At the age of fourteen, I was on a tight performance schedule in motion picture presentation theatres. In St. Louis, there were two: the Ambassador and the Missouri; in Chicago, there were seven: the Oriental, the Uptown, the Chicago, the Tivoli, the North Shore, the Roosevelt, and the Central Park.
All of the Chicago theatres were operated by Balaban & Katz. Each theatre opened at 10:30 in the morning and showed a combination of film and live entertainment. The movie began running at 11:00. During the film, show performers would straggle in through the stage door to prepare themselves for the first performance of the day. On the way to our dressing rooms, we'd peek from the wings into the darkened theatre to see if anyone was out there. Amazingly, even at that hour, there was always someone...After the movie was shown, the ruby velvet curtains would part to reveal a small set which contained the bandstand. The small set made the large stage space look more intimate and friendly. In the center stood the master of ceremonies, swinging a baton. He was usually a local "heart throb," the personality whom audiences came to see. The stage show lasted for about an hour, and would be followed by the movie and then the show again. There were usually three or four shows a day, and I did them all...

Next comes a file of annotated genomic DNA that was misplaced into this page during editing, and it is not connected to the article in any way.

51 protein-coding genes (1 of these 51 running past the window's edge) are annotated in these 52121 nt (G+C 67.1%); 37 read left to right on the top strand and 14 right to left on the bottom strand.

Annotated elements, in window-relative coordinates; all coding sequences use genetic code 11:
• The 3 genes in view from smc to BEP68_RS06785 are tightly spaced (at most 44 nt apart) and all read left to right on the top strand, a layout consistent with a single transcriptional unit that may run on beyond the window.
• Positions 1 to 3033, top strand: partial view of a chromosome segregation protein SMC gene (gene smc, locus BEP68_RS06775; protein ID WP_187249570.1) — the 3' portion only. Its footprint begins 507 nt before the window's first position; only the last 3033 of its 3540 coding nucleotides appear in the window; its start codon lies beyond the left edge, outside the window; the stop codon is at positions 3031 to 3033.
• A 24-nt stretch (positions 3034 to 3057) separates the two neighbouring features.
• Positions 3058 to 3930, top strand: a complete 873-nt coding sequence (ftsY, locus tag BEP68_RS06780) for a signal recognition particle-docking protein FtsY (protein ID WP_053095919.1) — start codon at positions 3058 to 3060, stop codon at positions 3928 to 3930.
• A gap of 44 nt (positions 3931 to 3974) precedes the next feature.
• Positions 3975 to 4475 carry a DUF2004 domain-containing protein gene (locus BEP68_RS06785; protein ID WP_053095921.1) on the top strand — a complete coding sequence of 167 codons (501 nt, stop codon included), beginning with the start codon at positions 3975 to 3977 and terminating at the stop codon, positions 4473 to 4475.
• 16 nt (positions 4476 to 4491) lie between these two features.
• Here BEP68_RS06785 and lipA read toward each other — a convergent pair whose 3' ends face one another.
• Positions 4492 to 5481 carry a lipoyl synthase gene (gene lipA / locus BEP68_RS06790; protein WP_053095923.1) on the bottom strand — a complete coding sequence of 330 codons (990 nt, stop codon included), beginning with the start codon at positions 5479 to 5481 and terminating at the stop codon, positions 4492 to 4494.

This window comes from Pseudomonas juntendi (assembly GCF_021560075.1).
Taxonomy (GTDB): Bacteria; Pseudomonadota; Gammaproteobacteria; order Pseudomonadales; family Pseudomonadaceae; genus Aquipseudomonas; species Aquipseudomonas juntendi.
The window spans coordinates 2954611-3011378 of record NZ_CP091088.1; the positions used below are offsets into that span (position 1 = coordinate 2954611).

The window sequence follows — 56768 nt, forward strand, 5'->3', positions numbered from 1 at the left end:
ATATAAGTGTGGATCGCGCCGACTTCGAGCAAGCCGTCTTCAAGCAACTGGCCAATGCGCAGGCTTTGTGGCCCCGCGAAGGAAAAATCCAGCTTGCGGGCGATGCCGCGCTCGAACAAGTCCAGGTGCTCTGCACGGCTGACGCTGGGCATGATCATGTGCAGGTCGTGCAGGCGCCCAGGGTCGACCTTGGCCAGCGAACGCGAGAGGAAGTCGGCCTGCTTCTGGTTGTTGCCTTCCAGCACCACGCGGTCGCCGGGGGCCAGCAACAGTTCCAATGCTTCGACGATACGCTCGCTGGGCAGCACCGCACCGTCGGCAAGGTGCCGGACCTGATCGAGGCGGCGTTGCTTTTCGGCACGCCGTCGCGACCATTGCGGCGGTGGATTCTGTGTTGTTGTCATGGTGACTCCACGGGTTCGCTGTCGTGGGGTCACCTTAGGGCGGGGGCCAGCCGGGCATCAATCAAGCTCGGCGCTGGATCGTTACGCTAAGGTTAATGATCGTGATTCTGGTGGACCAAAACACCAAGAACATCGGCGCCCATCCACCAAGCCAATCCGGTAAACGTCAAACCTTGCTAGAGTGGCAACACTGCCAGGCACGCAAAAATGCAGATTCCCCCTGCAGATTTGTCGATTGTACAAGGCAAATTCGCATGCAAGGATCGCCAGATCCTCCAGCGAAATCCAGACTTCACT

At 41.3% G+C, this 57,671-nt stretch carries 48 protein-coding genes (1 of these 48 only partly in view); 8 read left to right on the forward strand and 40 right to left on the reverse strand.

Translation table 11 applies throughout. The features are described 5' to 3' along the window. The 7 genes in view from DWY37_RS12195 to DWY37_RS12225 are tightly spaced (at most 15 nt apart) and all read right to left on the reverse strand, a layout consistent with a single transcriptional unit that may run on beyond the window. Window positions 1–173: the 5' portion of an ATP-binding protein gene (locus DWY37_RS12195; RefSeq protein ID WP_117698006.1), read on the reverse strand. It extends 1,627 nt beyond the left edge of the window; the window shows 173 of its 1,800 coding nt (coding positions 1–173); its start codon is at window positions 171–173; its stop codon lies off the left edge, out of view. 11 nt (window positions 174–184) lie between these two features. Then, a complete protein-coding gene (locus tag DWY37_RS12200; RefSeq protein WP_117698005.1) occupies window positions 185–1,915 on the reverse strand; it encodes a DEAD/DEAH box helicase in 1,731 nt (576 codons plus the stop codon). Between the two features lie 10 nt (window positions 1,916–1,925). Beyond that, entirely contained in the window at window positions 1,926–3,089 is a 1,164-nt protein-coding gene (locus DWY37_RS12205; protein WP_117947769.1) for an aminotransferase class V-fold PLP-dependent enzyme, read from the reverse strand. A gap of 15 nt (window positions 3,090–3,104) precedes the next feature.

September 17, 2008
Ginger Rogers Worked at the Uptown Theatre, Chicago
I stumbled across this brief excerpt in Ginger: My Story, by Ginger Rogers. She provides a brief look at how the movies and stage shows operated back when she worked the B&K circuit.